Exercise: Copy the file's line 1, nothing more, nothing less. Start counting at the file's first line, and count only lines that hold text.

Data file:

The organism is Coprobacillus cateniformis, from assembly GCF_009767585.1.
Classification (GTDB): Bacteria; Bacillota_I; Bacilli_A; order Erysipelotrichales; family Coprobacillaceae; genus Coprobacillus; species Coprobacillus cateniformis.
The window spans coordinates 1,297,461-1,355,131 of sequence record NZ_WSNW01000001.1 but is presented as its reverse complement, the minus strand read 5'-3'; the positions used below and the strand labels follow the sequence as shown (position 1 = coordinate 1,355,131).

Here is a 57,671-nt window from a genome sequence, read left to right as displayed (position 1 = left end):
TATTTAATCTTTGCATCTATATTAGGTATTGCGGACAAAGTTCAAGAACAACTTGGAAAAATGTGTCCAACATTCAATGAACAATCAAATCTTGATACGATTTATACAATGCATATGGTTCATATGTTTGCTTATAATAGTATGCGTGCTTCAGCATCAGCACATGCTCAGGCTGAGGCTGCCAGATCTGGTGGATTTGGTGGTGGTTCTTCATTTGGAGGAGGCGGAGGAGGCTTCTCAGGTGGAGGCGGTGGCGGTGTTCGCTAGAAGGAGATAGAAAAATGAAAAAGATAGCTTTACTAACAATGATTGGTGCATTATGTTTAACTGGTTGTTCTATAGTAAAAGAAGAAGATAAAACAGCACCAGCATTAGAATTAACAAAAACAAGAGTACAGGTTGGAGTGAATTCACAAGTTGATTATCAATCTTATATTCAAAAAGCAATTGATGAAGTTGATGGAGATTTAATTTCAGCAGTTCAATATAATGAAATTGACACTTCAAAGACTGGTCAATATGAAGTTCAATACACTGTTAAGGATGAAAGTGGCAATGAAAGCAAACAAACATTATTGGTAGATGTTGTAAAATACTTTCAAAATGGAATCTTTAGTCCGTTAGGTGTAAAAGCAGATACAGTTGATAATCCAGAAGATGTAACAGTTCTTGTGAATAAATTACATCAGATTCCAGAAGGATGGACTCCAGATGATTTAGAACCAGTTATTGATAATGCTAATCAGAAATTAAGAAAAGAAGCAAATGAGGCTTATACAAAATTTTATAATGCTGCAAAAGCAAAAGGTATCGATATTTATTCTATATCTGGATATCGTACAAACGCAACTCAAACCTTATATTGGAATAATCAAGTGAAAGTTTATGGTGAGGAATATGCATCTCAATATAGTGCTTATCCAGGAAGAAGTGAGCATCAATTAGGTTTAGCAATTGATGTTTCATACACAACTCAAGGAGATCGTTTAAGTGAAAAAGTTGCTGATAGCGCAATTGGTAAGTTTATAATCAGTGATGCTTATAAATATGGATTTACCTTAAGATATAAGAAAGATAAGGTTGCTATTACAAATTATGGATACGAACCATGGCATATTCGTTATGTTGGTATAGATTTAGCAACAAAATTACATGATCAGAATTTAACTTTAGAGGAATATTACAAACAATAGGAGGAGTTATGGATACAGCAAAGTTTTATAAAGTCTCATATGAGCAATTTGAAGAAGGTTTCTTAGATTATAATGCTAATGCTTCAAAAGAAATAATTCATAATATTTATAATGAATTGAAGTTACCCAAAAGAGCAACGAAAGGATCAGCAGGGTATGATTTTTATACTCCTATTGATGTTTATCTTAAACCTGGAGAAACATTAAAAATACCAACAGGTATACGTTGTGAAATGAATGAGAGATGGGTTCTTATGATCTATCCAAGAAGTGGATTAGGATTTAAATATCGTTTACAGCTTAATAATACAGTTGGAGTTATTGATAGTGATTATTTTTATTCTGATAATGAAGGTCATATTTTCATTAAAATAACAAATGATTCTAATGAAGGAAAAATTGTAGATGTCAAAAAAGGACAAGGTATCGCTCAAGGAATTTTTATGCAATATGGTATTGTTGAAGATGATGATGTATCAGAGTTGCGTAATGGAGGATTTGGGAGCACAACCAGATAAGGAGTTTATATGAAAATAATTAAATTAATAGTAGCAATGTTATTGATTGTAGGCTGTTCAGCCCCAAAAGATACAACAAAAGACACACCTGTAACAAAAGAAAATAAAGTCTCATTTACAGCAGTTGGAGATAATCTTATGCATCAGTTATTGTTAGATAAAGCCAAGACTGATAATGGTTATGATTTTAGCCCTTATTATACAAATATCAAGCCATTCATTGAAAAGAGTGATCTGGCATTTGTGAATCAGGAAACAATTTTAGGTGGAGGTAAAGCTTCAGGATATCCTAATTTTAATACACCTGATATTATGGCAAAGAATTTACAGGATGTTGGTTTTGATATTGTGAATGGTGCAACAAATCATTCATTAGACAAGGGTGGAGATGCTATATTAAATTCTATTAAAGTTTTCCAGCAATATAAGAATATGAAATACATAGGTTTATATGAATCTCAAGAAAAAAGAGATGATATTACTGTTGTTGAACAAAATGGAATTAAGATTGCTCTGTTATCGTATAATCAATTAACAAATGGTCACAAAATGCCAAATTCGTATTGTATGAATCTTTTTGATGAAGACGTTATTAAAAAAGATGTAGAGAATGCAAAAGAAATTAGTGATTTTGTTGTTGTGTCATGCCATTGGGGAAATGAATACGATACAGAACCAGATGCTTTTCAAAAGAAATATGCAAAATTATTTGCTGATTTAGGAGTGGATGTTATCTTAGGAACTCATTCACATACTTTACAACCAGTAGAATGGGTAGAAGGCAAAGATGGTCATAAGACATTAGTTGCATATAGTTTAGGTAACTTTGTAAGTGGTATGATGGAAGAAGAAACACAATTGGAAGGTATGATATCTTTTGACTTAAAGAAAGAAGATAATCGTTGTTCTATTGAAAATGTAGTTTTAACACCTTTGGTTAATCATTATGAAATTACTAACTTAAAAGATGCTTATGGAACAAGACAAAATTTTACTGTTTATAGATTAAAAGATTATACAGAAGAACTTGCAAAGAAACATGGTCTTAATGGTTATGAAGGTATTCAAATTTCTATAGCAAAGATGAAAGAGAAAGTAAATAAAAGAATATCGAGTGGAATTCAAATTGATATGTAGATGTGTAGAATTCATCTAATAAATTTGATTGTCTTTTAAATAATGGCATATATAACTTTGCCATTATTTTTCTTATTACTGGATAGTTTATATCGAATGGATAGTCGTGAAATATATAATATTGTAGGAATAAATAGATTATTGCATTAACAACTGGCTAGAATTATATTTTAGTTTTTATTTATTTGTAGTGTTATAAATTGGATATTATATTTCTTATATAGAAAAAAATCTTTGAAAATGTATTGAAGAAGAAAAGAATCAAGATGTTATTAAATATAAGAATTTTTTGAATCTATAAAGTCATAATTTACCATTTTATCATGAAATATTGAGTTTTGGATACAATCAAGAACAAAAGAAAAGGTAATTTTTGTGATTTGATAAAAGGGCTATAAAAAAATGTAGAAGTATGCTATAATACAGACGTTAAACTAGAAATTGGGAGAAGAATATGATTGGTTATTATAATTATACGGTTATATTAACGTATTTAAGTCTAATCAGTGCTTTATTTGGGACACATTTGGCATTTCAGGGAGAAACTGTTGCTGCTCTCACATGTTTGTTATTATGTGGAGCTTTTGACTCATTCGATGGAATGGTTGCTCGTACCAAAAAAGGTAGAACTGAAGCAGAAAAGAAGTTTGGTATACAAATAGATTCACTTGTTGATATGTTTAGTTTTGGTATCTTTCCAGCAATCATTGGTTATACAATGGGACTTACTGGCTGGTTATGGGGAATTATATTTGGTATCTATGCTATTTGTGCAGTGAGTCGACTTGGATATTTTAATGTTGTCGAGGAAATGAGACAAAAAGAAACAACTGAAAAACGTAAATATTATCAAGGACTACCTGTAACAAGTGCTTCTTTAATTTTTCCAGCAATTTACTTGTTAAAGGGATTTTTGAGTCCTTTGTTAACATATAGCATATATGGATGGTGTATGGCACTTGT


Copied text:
The organism is Coprobacillus cateniformis, from assembly GCF_009767585.1.